1. Uneven soybean emergence and replant. Despite wet and muddy conditions in May possibly causing uneven soybean emergence, experts at Ohio State University say that replanting may not be necessary. Laura Lindsey, soybean and small grains specialist with OSU Extension, says growers should evaluate soybean fields to check for emergence problems.

"Planting conditions weren't ideal this year, and some soybean stands may not look good right now," she said. "But you have to keep in mind that while stands may not look so great right away and emergence is uneven, soybeans will even out in most situations.

"When considering replanting soybeans, make sure to take into account the existing stand, yield loss due to late planting and the cost of additional seed," she said. "Soybean yield is decreased by approximately half a bushel per acre every day when planting later than mid-May."

Read more about uneven emergence and replant.


2. Rootless corn. Peter Thomison, crop science professor at Ohio State University, has received several reports of “rootless” and “floppy” corn. He says that happens with there is limited or no nodal root development, and that symptoms are leaning or lodged corn seedlings. The problem becomes evident when there are strong winds.

Rootless corn problems are usually caused by weather related conditions that coincide with development of the permanent (or nodal) root system and various environmental factors. These include shallow plantings, hot, dry surface soils, compacted soils, and loose or cloddy soil conditions. Excessive rainfall and shallow plantings may cause erosion and soil removal around the crown region that can result in rootless corn.

Can rootless corn recover? Yes, after plants lodge, adequate rainfall will promote crown root development and plants can recover. Cultivation to throw soil around exposed roots may aid the corn's recovery.

Read more about “rootless” and “floppy” corn from OSU.


3. Revenues, returns on cash-rented land. Due in part to lower corn prices and lower projected crop insurance payments, farmers will likely have lower returns in 2014 versus the last few years, says Gary Schnitkey, University of Illinois.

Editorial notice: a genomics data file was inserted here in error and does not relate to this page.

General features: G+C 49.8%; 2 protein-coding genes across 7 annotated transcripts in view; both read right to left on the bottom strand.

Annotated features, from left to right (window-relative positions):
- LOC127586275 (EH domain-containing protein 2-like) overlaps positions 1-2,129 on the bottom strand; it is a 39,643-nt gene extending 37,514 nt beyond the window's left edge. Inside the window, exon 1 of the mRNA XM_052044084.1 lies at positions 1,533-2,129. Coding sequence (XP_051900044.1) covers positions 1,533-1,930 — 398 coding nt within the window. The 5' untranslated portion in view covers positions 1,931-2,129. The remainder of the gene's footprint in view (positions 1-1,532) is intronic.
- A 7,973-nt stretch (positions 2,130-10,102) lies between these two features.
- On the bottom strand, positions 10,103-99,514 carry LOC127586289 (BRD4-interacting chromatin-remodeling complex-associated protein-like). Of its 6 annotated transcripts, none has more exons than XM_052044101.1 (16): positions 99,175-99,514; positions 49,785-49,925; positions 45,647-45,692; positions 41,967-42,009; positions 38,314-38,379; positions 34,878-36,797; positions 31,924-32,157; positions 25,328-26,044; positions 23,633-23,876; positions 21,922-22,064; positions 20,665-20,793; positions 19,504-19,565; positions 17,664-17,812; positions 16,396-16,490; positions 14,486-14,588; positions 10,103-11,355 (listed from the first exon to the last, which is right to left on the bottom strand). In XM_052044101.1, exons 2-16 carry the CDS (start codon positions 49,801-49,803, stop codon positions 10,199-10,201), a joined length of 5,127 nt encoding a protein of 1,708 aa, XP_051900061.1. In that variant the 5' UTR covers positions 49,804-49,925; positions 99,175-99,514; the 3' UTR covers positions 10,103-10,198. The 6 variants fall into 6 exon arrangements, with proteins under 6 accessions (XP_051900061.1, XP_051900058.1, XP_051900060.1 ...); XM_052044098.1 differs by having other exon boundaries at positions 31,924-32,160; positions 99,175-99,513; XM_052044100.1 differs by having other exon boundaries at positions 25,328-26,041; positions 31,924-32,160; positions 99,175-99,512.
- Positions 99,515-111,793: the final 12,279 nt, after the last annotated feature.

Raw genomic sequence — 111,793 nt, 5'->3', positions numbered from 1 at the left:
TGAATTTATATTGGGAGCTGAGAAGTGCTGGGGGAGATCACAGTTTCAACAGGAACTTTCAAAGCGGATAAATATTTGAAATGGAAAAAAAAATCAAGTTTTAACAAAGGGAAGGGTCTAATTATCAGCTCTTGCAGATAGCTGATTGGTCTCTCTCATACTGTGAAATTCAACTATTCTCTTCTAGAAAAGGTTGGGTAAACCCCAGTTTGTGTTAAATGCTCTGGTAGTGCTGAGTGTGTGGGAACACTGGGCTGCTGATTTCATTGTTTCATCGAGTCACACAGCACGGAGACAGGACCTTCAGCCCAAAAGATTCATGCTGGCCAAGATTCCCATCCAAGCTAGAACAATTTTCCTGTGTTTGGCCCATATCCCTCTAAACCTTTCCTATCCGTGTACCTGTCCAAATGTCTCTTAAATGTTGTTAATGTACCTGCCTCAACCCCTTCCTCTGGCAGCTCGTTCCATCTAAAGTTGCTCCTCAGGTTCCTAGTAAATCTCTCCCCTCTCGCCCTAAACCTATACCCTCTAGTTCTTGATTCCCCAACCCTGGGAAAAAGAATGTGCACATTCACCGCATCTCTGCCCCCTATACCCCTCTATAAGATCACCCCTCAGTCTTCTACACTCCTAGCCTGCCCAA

At projected yield levels, break-even prices to cover non-land costs and cash rent is around $4.50 per bushel.  Prices near $5.00 per bushel are needed to generate profit levels similar to 2013. If a price decline causes crop insurance payments in 2014, farmer returns on cash rent farmland likely will be negative.

Read more about returns on cash-rented land from the University of Illinois.

 

4. Weather update. Every week the USDA releases maps noting weather conditions specific to agriculture: soil moisture, growing degree days, drought, etc. We collect these maps into a gallery for easy reference and viewing. Check out the latest USDA weekly weather update. Also, remember that CSD offers weather forecast and related ag weather maps on our website!


5. YouTube parodies. We’re heading into the thick of summer, and looking forward to watching crops progress and being outside. To celebrate summer and the 2014 growing season, here’s a flashback to one of my favorite parody videos from the Peterson Farm Bros., “I’m farming and I grow it.” Enjoy and share, and let us know in the comments which Peterson Farm Bros. parody is your favorite!